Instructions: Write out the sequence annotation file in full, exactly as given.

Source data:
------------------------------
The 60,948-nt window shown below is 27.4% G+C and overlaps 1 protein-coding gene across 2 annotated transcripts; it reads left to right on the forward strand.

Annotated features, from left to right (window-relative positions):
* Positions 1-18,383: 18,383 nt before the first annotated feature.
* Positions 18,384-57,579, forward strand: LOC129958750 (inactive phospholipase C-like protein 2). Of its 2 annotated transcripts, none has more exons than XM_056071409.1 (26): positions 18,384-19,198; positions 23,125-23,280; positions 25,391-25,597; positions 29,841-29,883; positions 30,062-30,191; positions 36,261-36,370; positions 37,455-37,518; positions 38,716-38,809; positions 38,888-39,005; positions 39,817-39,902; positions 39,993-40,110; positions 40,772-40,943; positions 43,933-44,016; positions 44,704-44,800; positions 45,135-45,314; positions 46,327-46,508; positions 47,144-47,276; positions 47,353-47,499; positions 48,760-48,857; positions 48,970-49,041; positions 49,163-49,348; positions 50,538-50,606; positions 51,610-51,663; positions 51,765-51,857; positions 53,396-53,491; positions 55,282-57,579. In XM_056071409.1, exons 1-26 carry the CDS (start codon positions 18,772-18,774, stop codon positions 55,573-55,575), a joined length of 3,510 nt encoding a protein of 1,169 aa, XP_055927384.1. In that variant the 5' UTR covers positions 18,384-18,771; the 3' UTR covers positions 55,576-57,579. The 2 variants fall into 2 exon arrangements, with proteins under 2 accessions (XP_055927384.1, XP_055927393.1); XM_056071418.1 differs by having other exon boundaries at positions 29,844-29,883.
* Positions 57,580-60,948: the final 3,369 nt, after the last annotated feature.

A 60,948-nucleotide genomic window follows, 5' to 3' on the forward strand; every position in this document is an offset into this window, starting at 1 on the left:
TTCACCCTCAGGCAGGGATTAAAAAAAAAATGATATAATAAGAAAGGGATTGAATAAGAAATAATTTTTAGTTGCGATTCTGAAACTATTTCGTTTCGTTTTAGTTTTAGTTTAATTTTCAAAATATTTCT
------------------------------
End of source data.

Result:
The 60,948-nt window shown below is 27.4% G+C and overlaps 1 protein-coding gene across 2 annotated transcripts; it reads left to right on the forward strand.

Annotated features, from left to right (window-relative positions):
* Positions 1-18,383: 18,383 nt before the first annotated feature.
* Positions 18,384-57,579, forward strand: LOC129958750 (inactive phospholipase C-like protein 2). Of its 2 annotated transcripts, none has more exons than XM_056071409.1 (26): positions 18,384-19,198; positions 23,125-23,280; positions 25,391-25,597; positions 29,841-29,883; positions 30,062-30,191; positions 36,261-36,370; positions 37,455-37,518; positions 38,716-38,809; positions 38,888-39,005; positions 39,817-39,902; positions 39,993-40,110; positions 40,772-40,943; positions 43,933-44,016; positions 44,704-44,800; positions 45,135-45,314; positions 46,327-46,508; positions 47,144-47,276; positions 47,353-47,499; positions 48,760-48,857; positions 48,970-49,041; positions 49,163-49,348; positions 50,538-50,606; positions 51,610-51,663; positions 51,765-51,857; positions 53,396-53,491; positions 55,282-57,579. In XM_056071409.1, exons 1-26 carry the CDS (start codon positions 18,772-18,774, stop codon positions 55,573-55,575), a joined length of 3,510 nt encoding a protein of 1,169 aa, XP_055927384.1. In that variant the 5' UTR covers positions 18,384-18,771; the 3' UTR covers positions 55,576-57,579. The 2 variants fall into 2 exon arrangements, with proteins under 2 accessions (XP_055927384.1, XP_055927393.1); XM_056071418.1 differs by having other exon boundaries at positions 29,844-29,883.
* Positions 57,580-60,948: the final 3,369 nt, after the last annotated feature.

A 60,948-nucleotide genomic window follows, 5' to 3' on the forward strand; every position in this document is an offset into this window, starting at 1 on the left:
TTCACCCTCAGGCAGGGATTAAAAAAAAAATGATATAATAAGAAAGGGATTGAATAAGAAATAATTTTTAGTTGCGATTCTGAAACTATTTCGTTTCGTTTTAGTTTTAGTTTAATTTTCAAAATATTTCT